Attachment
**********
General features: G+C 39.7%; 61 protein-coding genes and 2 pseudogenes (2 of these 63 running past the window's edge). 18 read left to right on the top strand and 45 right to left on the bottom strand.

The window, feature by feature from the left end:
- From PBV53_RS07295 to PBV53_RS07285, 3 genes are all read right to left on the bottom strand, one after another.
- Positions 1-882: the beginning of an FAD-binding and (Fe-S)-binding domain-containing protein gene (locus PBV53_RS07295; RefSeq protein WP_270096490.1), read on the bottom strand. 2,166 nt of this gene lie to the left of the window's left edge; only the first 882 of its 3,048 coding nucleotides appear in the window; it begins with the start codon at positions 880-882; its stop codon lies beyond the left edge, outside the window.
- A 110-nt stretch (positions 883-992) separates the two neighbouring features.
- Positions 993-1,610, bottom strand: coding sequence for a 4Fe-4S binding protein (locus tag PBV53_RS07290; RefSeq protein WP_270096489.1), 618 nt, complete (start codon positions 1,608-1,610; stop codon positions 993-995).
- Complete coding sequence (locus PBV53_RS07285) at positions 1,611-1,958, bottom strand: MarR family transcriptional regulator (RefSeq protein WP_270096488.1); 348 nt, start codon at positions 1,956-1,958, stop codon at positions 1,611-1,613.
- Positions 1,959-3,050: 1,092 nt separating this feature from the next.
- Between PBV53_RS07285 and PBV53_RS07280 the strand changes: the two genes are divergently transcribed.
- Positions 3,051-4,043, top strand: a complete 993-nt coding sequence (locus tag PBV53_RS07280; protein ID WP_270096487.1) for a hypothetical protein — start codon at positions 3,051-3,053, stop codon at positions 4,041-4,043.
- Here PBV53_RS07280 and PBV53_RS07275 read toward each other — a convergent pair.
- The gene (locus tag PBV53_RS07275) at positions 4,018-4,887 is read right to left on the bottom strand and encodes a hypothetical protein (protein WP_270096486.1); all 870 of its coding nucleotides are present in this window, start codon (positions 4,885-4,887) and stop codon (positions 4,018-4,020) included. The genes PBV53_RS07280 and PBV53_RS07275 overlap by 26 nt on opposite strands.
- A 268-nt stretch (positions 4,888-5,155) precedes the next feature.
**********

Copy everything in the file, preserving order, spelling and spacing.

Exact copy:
General features: G+C 39.7%; 61 protein-coding genes and 2 pseudogenes (2 of these 63 running past the window's edge). 18 read left to right on the top strand and 45 right to left on the bottom strand.

The window, feature by feature from the left end:
- From PBV53_RS07295 to PBV53_RS07285, 3 genes are all read right to left on the bottom strand, one after another.
- Positions 1-882: the beginning of an FAD-binding and (Fe-S)-binding domain-containing protein gene (locus PBV53_RS07295; RefSeq protein WP_270096490.1), read on the bottom strand. 2,166 nt of this gene lie to the left of the window's left edge; only the first 882 of its 3,048 coding nucleotides appear in the window; it begins with the start codon at positions 880-882; its stop codon lies beyond the left edge, outside the window.
- A 110-nt stretch (positions 883-992) separates the two neighbouring features.
- Positions 993-1,610, bottom strand: coding sequence for a 4Fe-4S binding protein (locus tag PBV53_RS07290; RefSeq protein WP_270096489.1), 618 nt, complete (start codon positions 1,608-1,610; stop codon positions 993-995).
- Complete coding sequence (locus PBV53_RS07285) at positions 1,611-1,958, bottom strand: MarR family transcriptional regulator (RefSeq protein WP_270096488.1); 348 nt, start codon at positions 1,956-1,958, stop codon at positions 1,611-1,613.
- Positions 1,959-3,050: 1,092 nt separating this feature from the next.
- Between PBV53_RS07285 and PBV53_RS07280 the strand changes: the two genes are divergently transcribed.
- Positions 3,051-4,043, top strand: a complete 993-nt coding sequence (locus tag PBV53_RS07280; protein ID WP_270096487.1) for a hypothetical protein — start codon at positions 3,051-3,053, stop codon at positions 4,041-4,043.
- Here PBV53_RS07280 and PBV53_RS07275 read toward each other — a convergent pair.
- The gene (locus tag PBV53_RS07275) at positions 4,018-4,887 is read right to left on the bottom strand and encodes a hypothetical protein (protein WP_270096486.1); all 870 of its coding nucleotides are present in this window, start codon (positions 4,885-4,887) and stop codon (positions 4,018-4,020) included. The genes PBV53_RS07280 and PBV53_RS07275 overlap by 26 nt on opposite strands.
- A 268-nt stretch (positions 4,888-5,155) precedes the next feature.